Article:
Who can file for a domestic violence protective order?
Any person who is a victim of domestic violence by a “household member” can file for a protective order. Household members include adults or minors who:
- are current or former spouses;
- live together or who have lived together;
- are/were dating;
- had a sexual relationship;
- are related to each other by blood, including half-blood, or adoption - for example, a child, parent, grandchild, brother, sister, grandparent, uncle, first cousin, or other relative;
- are related by a current or former marriage, including step-parents and step-children;
- have a child in common from a relationship; or
- are the minor child of a person in any of the relationships described above.1
A judge cannot deny you a protective order based only on the fact that there has been a lapse of time between the domestic violence and the filing of the petition.2
Note: If you do not have a household member relationship with the abuser, you may be eligible for a sexual assault or stalking protective order. For more information about these orders, see What is a stalking or sexual assault protective order?
With the consent of a victim of a crime involving domestic violence, a peace officer may request an emergency protective order.3 See What types of domestic violence protective orders are there? How long do they last? for more information.
For information about representing yourself in a protective order hearing, you can check out the Alaska State Courts website. You can also find general information about preparing for court on our At the Hearing page.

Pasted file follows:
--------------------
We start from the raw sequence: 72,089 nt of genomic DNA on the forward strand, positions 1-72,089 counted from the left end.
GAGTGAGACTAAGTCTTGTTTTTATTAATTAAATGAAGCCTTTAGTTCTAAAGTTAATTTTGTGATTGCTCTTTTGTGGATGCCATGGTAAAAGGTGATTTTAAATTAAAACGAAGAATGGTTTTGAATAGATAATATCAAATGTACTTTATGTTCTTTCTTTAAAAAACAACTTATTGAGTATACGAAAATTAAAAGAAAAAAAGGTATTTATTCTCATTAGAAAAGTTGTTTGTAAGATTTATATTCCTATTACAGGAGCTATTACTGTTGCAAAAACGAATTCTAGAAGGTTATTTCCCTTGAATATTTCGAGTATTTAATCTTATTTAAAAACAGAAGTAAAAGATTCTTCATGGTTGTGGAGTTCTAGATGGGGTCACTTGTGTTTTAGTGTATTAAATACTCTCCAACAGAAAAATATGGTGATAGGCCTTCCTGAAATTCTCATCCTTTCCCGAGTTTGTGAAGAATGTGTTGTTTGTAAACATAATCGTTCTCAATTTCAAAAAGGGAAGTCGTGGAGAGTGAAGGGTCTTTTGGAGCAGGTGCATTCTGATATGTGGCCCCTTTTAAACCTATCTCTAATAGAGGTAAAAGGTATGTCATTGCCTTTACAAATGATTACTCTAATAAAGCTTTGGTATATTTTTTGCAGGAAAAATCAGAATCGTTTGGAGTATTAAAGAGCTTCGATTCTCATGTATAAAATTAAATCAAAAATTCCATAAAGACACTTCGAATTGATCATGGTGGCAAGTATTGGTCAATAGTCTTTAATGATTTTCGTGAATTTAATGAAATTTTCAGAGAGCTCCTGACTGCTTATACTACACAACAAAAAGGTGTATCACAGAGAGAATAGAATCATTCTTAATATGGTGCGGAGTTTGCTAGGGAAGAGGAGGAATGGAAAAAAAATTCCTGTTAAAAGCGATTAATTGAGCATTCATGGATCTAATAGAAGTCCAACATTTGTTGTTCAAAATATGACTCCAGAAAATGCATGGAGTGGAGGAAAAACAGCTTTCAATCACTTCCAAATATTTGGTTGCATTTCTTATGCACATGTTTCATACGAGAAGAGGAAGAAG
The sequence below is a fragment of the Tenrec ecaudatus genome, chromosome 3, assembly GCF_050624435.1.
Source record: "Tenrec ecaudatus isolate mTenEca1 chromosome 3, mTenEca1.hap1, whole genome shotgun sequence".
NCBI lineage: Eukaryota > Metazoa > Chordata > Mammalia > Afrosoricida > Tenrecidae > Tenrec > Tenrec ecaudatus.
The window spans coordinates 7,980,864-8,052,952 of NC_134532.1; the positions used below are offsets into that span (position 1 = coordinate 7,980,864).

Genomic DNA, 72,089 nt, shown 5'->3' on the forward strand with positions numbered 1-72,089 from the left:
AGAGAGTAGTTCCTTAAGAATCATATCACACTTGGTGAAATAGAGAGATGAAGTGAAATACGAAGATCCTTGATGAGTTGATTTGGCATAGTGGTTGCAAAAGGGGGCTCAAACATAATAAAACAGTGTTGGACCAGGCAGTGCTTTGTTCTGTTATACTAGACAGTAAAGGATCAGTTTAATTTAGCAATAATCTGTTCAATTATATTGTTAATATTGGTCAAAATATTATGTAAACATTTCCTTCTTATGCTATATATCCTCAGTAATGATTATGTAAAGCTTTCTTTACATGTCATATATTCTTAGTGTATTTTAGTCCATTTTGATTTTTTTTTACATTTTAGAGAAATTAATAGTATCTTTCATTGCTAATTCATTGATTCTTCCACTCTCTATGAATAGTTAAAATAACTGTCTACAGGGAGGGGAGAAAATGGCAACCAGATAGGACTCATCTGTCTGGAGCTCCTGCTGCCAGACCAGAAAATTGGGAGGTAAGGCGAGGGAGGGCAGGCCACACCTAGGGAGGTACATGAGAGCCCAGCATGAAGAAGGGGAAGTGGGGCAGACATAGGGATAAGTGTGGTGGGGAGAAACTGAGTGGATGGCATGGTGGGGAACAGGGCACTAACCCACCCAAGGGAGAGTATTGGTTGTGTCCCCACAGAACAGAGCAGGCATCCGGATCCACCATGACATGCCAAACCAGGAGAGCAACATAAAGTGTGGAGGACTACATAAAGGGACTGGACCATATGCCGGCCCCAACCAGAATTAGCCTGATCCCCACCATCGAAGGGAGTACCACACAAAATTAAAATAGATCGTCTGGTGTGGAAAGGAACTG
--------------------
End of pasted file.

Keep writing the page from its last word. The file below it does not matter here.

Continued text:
1 Alaska Statute §18.66.990(5)
2 Alaska Statute §18.66.100(e)
3 Alaska Statute §18.66.110(b)
Can I get a domestic violence protective order against a same-sex partner?
In Alaska, you may apply for a domestic violence protective order against a current or former same-sex partner as long as the relationship meets the requirements listed in Who can file for a domestic violence protective order? You must also be the victim of an act of domestic violence, which is explained here What is the legal definition of domestic violence in Alaska?
You can find information about LGBTQIA victims of abuse and what types of barriers they may face on our LGBTQIA Victims page.
Can minors get domestic violence protective orders?
Parents or guardians can request domestic violence protective orders on behalf of their child, if the child is under 18. The abuser must have committed a crime of domestic violence against the child. The court may appoint a guardian ad litem or attorney to represent the minor.1
1 Alaska Statute §18.66.100(a)
How much does it cost to get and serve a protective order? Do I need a lawyer?
There is no filing fee to get a protective order.
Although you do not need a lawyer to file for a protective order, you may wish to have a lawyer, especially if the abuser has a lawyer. Even if the abuser does not have a lawyer, if you can, contact a lawyer to make sure that your legal rights are protected.
If you cannot afford a lawyer but want one to help you with your case, you can find information on legal assistance on the AK Finding a Lawyer page. In addition, the domestic violence organizations in your area and/or court staff may be able to answer some of your questions or help you fill out the necessary court forms. You will find contact information for courthouses on the AK Courthouse Locations page.
If you are going to be in court without a lawyer, our Preparing for Court – By Yourself section may be useful to you.